Dear Hyde Park Family,

As we conclude our worship series “The Meaning of Methodist” this Sunday, here are ten reasons I love being United Methodist. I pray they resonate with you, too.

1. I love how United Methodists view God. We believe that first and foremost, God is love. God also exists as the trinity, though John Wesley did not require any one exclusive way to understand it. Like his openness to the varieties atonement theories, Wesley’s primary concern was that any theological claim would lead a person to greater love and holiness. I love how being a United Methodist is so theologically grounded in Christian tradition, while also very practical. This is generous orthodoxy.

2. I love the way United Methodists understand God’s grace. We cannot earn or deserve our salvation, yet we still must accept Jesus as our Savior. John Wesley navigated the tension between God’s power and human free will through the idea of prevenient grace, in which our very ability to choose to accept Jesus is itself a gift from God, at work long before we realized it.

3. I love how United Methodist means being a work in progress. Prevenient grace is just the first step toward a lifelong work of grace in our lives (prevenient, justifying, sanctifying). We remember that God loves us enough to meet us where we are, and loves us too much to leave us there. And I love the idea that God offers us means of grace (including prayer, communion, fasting, and scripture reading) that enable us to renew our sense of God’s love and reaffirm our commitment to Jesus.

4. I love the way United Methodists embrace both faith and reason. John Wesley believed in the Bible as our primary authority for matters of faith, and he encouraged reason as a lens for interpreting it, in light of the scientific wisdom of the time. He encouraged his preachers to learn reason and logic, and he sent them the latest philosophies of his day. I love how being United Methodist enables me to embrace both religion and science, as a kind of stereoscopic way to view and appreciate and understand the splendor of creation.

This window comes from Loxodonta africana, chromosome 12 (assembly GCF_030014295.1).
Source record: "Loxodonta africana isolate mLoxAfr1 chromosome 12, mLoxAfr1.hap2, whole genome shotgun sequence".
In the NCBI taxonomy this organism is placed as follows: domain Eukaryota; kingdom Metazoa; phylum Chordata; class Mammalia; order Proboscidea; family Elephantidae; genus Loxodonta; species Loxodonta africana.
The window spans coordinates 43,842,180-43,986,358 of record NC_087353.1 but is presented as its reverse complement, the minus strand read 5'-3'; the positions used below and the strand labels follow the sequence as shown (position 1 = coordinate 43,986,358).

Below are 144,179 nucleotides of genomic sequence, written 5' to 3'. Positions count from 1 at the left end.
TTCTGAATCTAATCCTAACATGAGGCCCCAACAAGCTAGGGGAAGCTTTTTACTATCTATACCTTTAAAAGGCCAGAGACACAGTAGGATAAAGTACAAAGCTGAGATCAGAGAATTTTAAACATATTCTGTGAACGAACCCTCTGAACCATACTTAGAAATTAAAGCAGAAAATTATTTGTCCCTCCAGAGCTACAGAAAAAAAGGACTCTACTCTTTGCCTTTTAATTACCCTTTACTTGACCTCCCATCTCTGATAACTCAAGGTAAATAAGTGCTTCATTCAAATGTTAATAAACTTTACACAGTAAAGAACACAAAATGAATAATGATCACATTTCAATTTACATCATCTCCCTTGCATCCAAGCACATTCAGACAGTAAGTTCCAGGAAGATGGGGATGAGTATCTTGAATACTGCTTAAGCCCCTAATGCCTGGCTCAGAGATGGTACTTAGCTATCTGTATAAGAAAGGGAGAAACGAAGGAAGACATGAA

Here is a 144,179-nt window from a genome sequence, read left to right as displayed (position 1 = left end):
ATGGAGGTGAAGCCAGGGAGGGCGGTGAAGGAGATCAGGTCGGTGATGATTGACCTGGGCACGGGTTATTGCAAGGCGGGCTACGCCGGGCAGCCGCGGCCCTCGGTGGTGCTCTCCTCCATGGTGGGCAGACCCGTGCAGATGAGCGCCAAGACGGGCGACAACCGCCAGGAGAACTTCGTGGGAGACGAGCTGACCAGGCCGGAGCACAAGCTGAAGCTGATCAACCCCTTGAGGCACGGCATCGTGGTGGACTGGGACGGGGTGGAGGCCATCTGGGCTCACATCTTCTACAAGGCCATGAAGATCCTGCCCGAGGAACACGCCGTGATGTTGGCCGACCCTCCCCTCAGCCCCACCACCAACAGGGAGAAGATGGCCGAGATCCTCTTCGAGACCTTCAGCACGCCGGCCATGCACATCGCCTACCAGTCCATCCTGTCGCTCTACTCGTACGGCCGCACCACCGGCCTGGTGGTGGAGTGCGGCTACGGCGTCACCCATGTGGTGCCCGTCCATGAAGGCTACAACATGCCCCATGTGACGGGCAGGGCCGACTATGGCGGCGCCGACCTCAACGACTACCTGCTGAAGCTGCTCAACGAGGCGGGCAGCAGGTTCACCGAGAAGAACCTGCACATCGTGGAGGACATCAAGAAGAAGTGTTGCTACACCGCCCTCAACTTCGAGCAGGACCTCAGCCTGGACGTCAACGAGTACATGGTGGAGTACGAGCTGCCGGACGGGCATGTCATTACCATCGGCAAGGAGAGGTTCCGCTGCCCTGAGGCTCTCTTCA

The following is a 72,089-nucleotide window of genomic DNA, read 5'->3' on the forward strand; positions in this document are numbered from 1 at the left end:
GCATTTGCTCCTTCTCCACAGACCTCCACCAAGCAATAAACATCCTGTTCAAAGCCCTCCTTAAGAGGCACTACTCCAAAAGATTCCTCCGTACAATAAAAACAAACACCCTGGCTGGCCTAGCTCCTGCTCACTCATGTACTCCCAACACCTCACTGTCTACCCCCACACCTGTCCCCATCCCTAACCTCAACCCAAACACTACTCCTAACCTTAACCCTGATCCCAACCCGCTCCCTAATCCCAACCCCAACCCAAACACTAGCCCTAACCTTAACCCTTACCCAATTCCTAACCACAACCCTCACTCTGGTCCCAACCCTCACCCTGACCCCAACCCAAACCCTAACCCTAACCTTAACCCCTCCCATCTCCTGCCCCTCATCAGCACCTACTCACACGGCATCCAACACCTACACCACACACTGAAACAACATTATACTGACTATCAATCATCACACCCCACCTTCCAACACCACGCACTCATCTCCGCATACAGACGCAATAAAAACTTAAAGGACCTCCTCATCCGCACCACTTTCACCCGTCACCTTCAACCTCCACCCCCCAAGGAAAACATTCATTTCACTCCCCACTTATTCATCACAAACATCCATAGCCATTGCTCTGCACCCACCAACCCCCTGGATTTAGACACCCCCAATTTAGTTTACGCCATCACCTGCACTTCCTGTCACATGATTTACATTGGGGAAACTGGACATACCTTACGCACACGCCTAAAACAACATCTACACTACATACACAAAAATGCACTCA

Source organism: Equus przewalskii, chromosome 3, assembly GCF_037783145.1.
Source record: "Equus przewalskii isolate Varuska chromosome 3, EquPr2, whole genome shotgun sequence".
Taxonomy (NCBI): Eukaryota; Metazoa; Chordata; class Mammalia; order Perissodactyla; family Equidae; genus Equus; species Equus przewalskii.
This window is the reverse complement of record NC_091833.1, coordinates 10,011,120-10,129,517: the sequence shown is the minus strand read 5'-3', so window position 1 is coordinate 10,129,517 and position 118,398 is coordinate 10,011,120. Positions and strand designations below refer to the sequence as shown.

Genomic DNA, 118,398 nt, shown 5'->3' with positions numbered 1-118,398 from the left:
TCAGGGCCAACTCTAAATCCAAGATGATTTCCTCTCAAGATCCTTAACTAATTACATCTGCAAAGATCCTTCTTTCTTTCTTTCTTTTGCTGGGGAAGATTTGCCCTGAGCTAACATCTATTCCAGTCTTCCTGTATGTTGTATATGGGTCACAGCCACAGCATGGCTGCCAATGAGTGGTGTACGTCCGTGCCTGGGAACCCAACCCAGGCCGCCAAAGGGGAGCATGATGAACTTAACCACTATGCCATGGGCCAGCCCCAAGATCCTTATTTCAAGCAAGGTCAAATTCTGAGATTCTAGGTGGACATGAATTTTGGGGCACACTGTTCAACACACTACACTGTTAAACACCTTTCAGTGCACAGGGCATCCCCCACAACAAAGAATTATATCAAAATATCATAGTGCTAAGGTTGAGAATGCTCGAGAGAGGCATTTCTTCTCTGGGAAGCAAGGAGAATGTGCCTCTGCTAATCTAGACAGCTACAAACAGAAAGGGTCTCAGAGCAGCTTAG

5. I love the way United Methodists read the Bible. We focus on the whole of the Bible’s message, which conveys the ongoing and enduring love of God for the world. John Wesley was less interested in more minor details regarding the Bible’s contradictions and anachronisms, concentrating instead on how the Bible’s overarching narratives can lead us to a greater love. I love how Wesley’s approach freed me from my earlier fundamentalist, literalist days, and encourages us to ask reasonable, thoughtful questions that deepen our faith.

6. I love how United Methodists understand shared governance and holy conferencing. We have a unique polity and structure in our denomination that reminds us that no one person ever has sole authority to make all the decisions on any level. The local church has shared governance between the clergy and laity, and among the various elected leadership committees. The denomination has no pope or president, but is guided by a gathering of delegates in holy conversation. The Annual Conference is given spiritual direction by the bishop, who presides over the decisions made by elected delegates from all its churches. I love that in the United Methodist Church, we discern God’s best future together.